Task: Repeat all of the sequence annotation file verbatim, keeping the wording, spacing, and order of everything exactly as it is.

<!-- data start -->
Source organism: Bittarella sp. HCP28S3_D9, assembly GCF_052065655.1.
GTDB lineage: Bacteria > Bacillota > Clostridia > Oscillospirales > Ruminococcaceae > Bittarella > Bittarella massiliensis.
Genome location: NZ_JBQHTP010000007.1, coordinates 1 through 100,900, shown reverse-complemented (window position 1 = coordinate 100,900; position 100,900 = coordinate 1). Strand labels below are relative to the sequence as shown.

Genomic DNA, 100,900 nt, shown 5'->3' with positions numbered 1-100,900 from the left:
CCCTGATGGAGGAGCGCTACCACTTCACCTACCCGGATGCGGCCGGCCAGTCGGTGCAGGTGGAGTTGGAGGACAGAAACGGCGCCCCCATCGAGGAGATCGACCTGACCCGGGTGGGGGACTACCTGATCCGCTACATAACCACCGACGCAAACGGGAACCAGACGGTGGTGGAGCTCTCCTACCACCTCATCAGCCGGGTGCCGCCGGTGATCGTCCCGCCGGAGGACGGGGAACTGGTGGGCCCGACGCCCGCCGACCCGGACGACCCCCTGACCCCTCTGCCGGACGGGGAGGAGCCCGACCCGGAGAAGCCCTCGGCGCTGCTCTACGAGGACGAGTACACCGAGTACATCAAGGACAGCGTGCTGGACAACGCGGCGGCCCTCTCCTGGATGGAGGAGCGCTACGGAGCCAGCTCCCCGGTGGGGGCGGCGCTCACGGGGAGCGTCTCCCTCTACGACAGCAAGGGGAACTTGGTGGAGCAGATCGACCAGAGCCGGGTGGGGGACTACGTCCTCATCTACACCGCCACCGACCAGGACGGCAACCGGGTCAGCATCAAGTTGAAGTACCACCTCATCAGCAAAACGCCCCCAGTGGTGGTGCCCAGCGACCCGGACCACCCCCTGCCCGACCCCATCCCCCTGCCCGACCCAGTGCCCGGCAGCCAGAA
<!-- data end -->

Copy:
Source organism: Bittarella sp. HCP28S3_D9, assembly GCF_052065655.1.
GTDB lineage: Bacteria > Bacillota > Clostridia > Oscillospirales > Ruminococcaceae > Bittarella > Bittarella massiliensis.
Genome location: NZ_JBQHTP010000007.1, coordinates 1 through 100,900, shown reverse-complemented (window position 1 = coordinate 100,900; position 100,900 = coordinate 1). Strand labels below are relative to the sequence as shown.

Genomic DNA, 100,900 nt, shown 5'->3' with positions numbered 1-100,900 from the left:
CCCTGATGGAGGAGCGCTACCACTTCACCTACCCGGATGCGGCCGGCCAGTCGGTGCAGGTGGAGTTGGAGGACAGAAACGGCGCCCCCATCGAGGAGATCGACCTGACCCGGGTGGGGGACTACCTGATCCGCTACATAACCACCGACGCAAACGGGAACCAGACGGTGGTGGAGCTCTCCTACCACCTCATCAGCCGGGTGCCGCCGGTGATCGTCCCGCCGGAGGACGGGGAACTGGTGGGCCCGACGCCCGCCGACCCGGACGACCCCCTGACCCCTCTGCCGGACGGGGAGGAGCCCGACCCGGAGAAGCCCTCGGCGCTGCTCTACGAGGACGAGTACACCGAGTACATCAAGGACAGCGTGCTGGACAACGCGGCGGCCCTCTCCTGGATGGAGGAGCGCTACGGAGCCAGCTCCCCGGTGGGGGCGGCGCTCACGGGGAGCGTCTCCCTCTACGACAGCAAGGGGAACTTGGTGGAGCAGATCGACCAGAGCCGGGTGGGGGACTACGTCCTCATCTACACCGCCACCGACCAGGACGGCAACCGGGTCAGCATCAAGTTGAAGTACCACCTCATCAGCAAAACGCCCCCAGTGGTGGTGCCCAGCGACCCGGACCACCCCCTGCCCGACCCCATCCCCCTGCCCGACCCAGTGCCCGGCAGCCAGAA